He placed a fingertip against Sara's lips as if shushing her. Once, those lips would have responded to his touch with a kiss. Now they were cold and impersonal. And the distance of time and space was growing.
"You're always there for me when Edward isn't," Edward could hear Sara saying to someone. Immediately, he jerked his hand away, unwilling to listen to anymore bedroom confessions. Disgusted at himself and at the way things had turned out, Edward wiped both of his sweaty hands on the legs of his trousers and went to the sink. He washed his hands three times with antibacterial soap. It wouldn't take away the impressions he'd seen and heard. But it would take away whatever trace remains of Sara's lover had rubbed off on him.
"Be a man and touch her," Edward told himself as the water splashed loudly against the porcelain. He couldn't bear to relive those few out-of-control moments he had spent with Sara and a hunting knife, but he was determined to get at the truth. So he did the only thing he could think of and kissed Sara for the last time, shutting his eyes to the world and opening them to the truth.
The impressions were instantaneous. And potentially lethal. Edward cried out as he saw Sara welcoming his younger brother into their bedroom.
"You're the only one of the Rhoads' boys I can count on to be there for me," she said, wrapping her arms around the man who had taken Edward's place. "Your brother might as well be married to his job for all the time he spends here."
Edward had been prepared to see something terrible, something disturbing. But he had never counted on seeing his brother's image trapped in his wife's dead gaze.
Suddenly, all the sacrifices he had made for their future seemed pointless. All the long hours, the dedication, the erratic work schedules he'd endured for a meager raise in pay. All of it was pointless now because the life he'd worked so hard to improve upon was now a farce. He hadn't been there when his wife had needed him the most, and she'd found someone else to fill the void.
Before he could stop himself, Edward had opened Sara up with the hunting knife and thrust his arm into her chest to find the stillborn heart. Before he left her to the worms and maggots, he wanted to see one way or another if she was as heartless as she seemed. Despite what he'd assumed, there was a heart trapped in that cage of bone. Edward wrapped his hand around the lifeless muscle and let the impressions tell him those things that Sara had refused to.
That heart belonged to someone else now. Sara hadn't meant for any of it to happen, but it had. Edward wondered if there was still a place in that heart for him, even though there was no hope now of salvaging what he had lost. Sara's heart, as he quickly found out with each careful touch, was more tender than most women's. Even now, Edward could still see the indecision at work there. He suspected it was a difficult job choosing one brother over another. Yet, it seemed he had simplified the choice for her. He had chosen his job, and she had chosen companionship over loneliness. Edward wasn't sure that he could blame her for that. Still, that didn't make any of this any easier.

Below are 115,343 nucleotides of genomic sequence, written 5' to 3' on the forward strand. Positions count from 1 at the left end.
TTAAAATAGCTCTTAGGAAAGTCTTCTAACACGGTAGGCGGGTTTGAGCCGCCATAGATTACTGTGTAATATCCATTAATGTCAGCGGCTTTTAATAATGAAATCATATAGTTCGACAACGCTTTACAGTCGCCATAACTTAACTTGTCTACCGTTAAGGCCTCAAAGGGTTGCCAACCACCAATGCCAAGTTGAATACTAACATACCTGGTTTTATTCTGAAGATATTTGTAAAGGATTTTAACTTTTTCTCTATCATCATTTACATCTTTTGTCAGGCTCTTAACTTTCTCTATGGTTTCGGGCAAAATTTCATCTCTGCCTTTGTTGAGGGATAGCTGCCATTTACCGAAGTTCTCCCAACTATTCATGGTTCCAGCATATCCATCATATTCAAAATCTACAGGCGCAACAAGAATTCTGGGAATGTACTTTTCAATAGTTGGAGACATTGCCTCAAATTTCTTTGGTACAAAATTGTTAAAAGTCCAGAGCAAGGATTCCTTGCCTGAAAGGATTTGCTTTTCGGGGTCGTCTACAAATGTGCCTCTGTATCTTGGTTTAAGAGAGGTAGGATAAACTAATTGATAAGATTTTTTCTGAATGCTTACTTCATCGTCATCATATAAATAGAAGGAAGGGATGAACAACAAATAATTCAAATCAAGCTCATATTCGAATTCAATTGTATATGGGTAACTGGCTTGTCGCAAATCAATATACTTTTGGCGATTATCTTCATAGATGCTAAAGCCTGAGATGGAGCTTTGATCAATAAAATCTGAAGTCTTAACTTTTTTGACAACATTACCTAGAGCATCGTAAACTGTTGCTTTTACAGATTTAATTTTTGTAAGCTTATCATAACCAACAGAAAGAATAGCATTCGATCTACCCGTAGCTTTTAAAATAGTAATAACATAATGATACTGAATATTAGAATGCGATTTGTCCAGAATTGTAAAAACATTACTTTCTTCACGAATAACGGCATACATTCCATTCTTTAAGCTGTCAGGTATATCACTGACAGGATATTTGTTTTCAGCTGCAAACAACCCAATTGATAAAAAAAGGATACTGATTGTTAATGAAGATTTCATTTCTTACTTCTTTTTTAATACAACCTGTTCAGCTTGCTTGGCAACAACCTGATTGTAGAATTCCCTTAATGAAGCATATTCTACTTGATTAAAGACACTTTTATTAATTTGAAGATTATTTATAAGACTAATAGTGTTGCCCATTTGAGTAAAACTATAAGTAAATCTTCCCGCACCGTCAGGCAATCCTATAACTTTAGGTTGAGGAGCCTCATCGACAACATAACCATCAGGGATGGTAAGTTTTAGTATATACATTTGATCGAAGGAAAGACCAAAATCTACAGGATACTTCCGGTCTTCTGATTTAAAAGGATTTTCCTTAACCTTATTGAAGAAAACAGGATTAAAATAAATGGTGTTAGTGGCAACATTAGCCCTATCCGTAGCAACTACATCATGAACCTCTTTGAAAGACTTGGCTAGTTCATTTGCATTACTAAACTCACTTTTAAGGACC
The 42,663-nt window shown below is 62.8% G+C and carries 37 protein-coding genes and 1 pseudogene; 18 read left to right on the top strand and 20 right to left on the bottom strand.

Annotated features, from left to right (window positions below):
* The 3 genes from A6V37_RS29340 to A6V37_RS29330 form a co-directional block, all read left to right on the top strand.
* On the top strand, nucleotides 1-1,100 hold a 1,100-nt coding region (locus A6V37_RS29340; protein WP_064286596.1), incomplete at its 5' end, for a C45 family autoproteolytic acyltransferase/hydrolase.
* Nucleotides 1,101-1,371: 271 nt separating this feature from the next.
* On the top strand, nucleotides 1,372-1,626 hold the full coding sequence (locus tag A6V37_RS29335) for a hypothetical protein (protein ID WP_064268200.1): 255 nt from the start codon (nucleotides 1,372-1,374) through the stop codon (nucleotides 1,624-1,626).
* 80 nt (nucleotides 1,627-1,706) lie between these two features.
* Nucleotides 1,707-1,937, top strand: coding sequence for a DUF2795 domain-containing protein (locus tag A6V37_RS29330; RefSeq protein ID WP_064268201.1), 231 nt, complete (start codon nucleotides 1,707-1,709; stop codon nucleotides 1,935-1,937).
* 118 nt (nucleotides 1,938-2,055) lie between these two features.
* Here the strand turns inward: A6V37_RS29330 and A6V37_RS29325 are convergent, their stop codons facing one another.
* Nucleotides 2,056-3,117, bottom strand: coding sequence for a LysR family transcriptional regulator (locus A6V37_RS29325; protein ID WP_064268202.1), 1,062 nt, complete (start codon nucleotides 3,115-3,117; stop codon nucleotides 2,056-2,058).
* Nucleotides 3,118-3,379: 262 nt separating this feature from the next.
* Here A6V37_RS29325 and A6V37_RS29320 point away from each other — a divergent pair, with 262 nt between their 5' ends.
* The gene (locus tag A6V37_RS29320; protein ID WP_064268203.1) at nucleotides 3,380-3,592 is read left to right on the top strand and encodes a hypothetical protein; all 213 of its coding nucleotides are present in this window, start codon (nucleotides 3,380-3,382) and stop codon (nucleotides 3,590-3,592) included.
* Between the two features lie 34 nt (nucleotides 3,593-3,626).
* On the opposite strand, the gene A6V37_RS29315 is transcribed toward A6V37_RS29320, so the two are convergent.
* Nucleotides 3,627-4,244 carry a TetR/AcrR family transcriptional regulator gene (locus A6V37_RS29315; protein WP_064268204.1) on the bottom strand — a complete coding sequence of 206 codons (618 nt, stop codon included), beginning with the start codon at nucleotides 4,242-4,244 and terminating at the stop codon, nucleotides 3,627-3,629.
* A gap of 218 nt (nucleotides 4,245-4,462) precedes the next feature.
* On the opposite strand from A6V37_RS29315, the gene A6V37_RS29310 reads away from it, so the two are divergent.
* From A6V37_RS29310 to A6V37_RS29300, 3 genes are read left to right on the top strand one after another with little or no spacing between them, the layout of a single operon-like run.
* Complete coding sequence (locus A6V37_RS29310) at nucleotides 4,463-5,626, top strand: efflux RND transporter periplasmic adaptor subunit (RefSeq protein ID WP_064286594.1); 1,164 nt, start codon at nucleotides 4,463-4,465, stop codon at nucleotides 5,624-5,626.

However, it wasn't just the fact that she had chosen his brother over him in the end. Rather it had more to do with the possibility that she had stopped loving him. He couldn't hate Sara for what she had done because he knew that he was just as much at fault as she was. Women had needs of their own, and he should have been sensitive to that. Instead, he had responded to every phone call from his job and every demand they made. Never once did he balk. And now he was going to have to face up to his mistakes. Including the distinct possibility that Sara's love for him had died with her last breath.
Edward had taken things too far, and now Sara would never get to confess her infidelities. She would never get a chance to confess her love either if there was such a thing. Edward knew that he couldn't go on living without knowing one way or another. So he did the only thing he could. The knife was still sharp and did its work well.
Edward wanted to look through Sara's eye-slits and see the things from her perspective. Cautiously, he went to the mirror and did exactly that. He peered carefully through the gaps where eyeballs should have been and breathed a sigh of relief as the impressions flooded his mind.
Through his own eyes he had seen infidelity and rage and blood. But through Sara's eyes, all he saw was love.
As he turned away from the mirror wearing the face of his dead wife, Edward thought it was kind of ironic that he was going to get a taste of what it was like to be completely and totally alone. But whenever things got too difficult to bear, he knew that he could touch that dear, sweet face again and remember what love truly was.
Copyright © 2003 by Jason Brannon